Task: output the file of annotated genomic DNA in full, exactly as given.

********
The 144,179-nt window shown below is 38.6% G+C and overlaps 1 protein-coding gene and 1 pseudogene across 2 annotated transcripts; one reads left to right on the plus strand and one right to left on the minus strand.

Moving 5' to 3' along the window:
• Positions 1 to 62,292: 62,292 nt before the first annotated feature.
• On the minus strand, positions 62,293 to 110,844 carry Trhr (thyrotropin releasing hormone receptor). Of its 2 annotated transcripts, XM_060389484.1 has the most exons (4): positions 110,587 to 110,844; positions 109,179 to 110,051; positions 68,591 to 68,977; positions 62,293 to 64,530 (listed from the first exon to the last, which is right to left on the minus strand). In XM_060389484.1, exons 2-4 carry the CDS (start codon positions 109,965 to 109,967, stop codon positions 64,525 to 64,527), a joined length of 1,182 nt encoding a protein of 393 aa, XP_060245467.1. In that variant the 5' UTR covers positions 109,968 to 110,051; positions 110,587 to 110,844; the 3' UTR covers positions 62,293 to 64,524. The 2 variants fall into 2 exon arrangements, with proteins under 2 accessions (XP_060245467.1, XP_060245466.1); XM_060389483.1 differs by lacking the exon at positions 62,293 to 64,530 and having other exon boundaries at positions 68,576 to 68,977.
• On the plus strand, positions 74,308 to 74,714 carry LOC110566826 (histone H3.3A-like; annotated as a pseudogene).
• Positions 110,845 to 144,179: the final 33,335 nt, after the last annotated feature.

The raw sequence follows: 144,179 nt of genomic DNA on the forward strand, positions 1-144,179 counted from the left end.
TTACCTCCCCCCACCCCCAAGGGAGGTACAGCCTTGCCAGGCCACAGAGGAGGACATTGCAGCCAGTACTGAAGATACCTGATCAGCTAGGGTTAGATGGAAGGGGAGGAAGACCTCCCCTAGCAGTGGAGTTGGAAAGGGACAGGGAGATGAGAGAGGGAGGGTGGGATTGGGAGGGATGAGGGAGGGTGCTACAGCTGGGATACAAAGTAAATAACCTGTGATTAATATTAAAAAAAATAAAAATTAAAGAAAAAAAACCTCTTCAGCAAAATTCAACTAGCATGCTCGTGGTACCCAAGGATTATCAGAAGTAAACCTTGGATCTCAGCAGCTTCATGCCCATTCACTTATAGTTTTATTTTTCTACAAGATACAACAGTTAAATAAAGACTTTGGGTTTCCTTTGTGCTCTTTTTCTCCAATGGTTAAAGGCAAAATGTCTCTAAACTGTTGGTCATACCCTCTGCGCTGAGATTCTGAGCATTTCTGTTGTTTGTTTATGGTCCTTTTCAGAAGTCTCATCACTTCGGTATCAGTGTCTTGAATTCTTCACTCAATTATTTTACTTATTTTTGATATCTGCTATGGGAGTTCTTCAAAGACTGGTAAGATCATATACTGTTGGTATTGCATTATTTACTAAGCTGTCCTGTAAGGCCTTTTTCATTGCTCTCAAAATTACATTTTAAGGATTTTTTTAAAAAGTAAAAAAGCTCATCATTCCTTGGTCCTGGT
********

The 144,179-nt window shown below is 38.6% G+C and overlaps 1 protein-coding gene and 1 pseudogene across 2 annotated transcripts; one reads left to right on the plus strand and one right to left on the minus strand.

Moving 5' to 3' along the window:
• Positions 1 to 62,292: 62,292 nt before the first annotated feature.
• On the minus strand, positions 62,293 to 110,844 carry Trhr (thyrotropin releasing hormone receptor). Of its 2 annotated transcripts, XM_060389484.1 has the most exons (4): positions 110,587 to 110,844; positions 109,179 to 110,051; positions 68,591 to 68,977; positions 62,293 to 64,530 (listed from the first exon to the last, which is right to left on the minus strand). In XM_060389484.1, exons 2-4 carry the CDS (start codon positions 109,965 to 109,967, stop codon positions 64,525 to 64,527), a joined length of 1,182 nt encoding a protein of 393 aa, XP_060245467.1. In that variant the 5' UTR covers positions 109,968 to 110,051; positions 110,587 to 110,844; the 3' UTR covers positions 62,293 to 64,524. The 2 variants fall into 2 exon arrangements, with proteins under 2 accessions (XP_060245467.1, XP_060245466.1); XM_060389483.1 differs by lacking the exon at positions 62,293 to 64,530 and having other exon boundaries at positions 68,576 to 68,977.
• On the plus strand, positions 74,308 to 74,714 carry LOC110566826 (histone H3.3A-like; annotated as a pseudogene).
• Positions 110,845 to 144,179: the final 33,335 nt, after the last annotated feature.

The raw sequence follows: 144,179 nt of genomic DNA on the forward strand, positions 1-144,179 counted from the left end.
TTACCTCCCCCCACCCCCAAGGGAGGTACAGCCTTGCCAGGCCACAGAGGAGGACATTGCAGCCAGTACTGAAGATACCTGATCAGCTAGGGTTAGATGGAAGGGGAGGAAGACCTCCCCTAGCAGTGGAGTTGGAAAGGGACAGGGAGATGAGAGAGGGAGGGTGGGATTGGGAGGGATGAGGGAGGGTGCTACAGCTGGGATACAAAGTAAATAACCTGTGATTAATATTAAAAAAAATAAAAATTAAAGAAAAAAAACCTCTTCAGCAAAATTCAACTAGCATGCTCGTGGTACCCAAGGATTATCAGAAGTAAACCTTGGATCTCAGCAGCTTCATGCCCATTCACTTATAGTTTTATTTTTCTACAAGATACAACAGTTAAATAAAGACTTTGGGTTTCCTTTGTGCTCTTTTTCTCCAATGGTTAAAGGCAAAATGTCTCTAAACTGTTGGTCATACCCTCTGCGCTGAGATTCTGAGCATTTCTGTTGTTTGTTTATGGTCCTTTTCAGAAGTCTCATCACTTCGGTATCAGTGTCTTGAATTCTTCACTCAATTATTTTACTTATTTTTGATATCTGCTATGGGAGTTCTTCAAAGACTGGTAAGATCATATACTGTTGGTATTGCATTATTTACTAAGCTGTCCTGTAAGGCCTTTTTCATTGCTCTCAAAATTACATTTTAAGGATTTTTTTAAAAAGTAAAAAAGCTCATCATTCCTTGGTCCTGGT